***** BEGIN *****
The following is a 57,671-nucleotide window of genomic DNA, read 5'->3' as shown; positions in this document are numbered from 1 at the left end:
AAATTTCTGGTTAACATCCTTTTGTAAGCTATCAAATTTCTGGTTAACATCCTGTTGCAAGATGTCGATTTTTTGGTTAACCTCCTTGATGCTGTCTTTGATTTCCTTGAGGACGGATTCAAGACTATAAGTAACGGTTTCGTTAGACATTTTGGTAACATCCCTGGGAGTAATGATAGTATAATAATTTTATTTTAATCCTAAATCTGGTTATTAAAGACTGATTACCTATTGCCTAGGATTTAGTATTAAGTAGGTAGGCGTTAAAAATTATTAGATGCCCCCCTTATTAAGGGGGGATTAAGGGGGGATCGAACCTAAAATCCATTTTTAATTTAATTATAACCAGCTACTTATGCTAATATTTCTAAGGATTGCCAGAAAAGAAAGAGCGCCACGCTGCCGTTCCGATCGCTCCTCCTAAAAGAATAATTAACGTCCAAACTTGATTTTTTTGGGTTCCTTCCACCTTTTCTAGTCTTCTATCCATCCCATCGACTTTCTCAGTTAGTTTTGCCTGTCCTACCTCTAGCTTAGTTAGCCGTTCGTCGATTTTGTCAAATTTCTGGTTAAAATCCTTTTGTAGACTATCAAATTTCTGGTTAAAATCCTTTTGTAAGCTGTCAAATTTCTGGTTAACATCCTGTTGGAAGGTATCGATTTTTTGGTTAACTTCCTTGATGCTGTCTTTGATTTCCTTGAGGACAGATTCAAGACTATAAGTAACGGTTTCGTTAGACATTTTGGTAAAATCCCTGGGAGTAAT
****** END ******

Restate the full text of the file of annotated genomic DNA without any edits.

The following is a 57,671-nucleotide window of genomic DNA, read 5'->3' as shown; positions in this document are numbered from 1 at the left end:
AAATTTCTGGTTAACATCCTTTTGTAAGCTATCAAATTTCTGGTTAACATCCTGTTGCAAGATGTCGATTTTTTGGTTAACCTCCTTGATGCTGTCTTTGATTTCCTTGAGGACGGATTCAAGACTATAAGTAACGGTTTCGTTAGACATTTTGGTAACATCCCTGGGAGTAATGATAGTATAATAATTTTATTTTAATCCTAAATCTGGTTATTAAAGACTGATTACCTATTGCCTAGGATTTAGTATTAAGTAGGTAGGCGTTAAAAATTATTAGATGCCCCCCTTATTAAGGGGGGATTAAGGGGGGATCGAACCTAAAATCCATTTTTAATTTAATTATAACCAGCTACTTATGCTAATATTTCTAAGGATTGCCAGAAAAGAAAGAGCGCCACGCTGCCGTTCCGATCGCTCCTCCTAAAAGAATAATTAACGTCCAAACTTGATTTTTTTGGGTTCCTTCCACCTTTTCTAGTCTTCTATCCATCCCATCGACTTTCTCAGTTAGTTTTGCCTGTCCTACCTCTAGCTTAGTTAGCCGTTCGTCGATTTTGTCAAATTTCTGGTTAAAATCCTTTTGTAGACTATCAAATTTCTGGTTAAAATCCTTTTGTAAGCTGTCAAATTTCTGGTTAACATCCTGTTGGAAGGTATCGATTTTTTGGTTAACTTCCTTGATGCTGTCTTTGATTTCCTTGAGGACAGATTCAAGACTATAAGTAACGGTTTCGTTAGACATTTTGGTAAAATCCCTGGGAGTAAT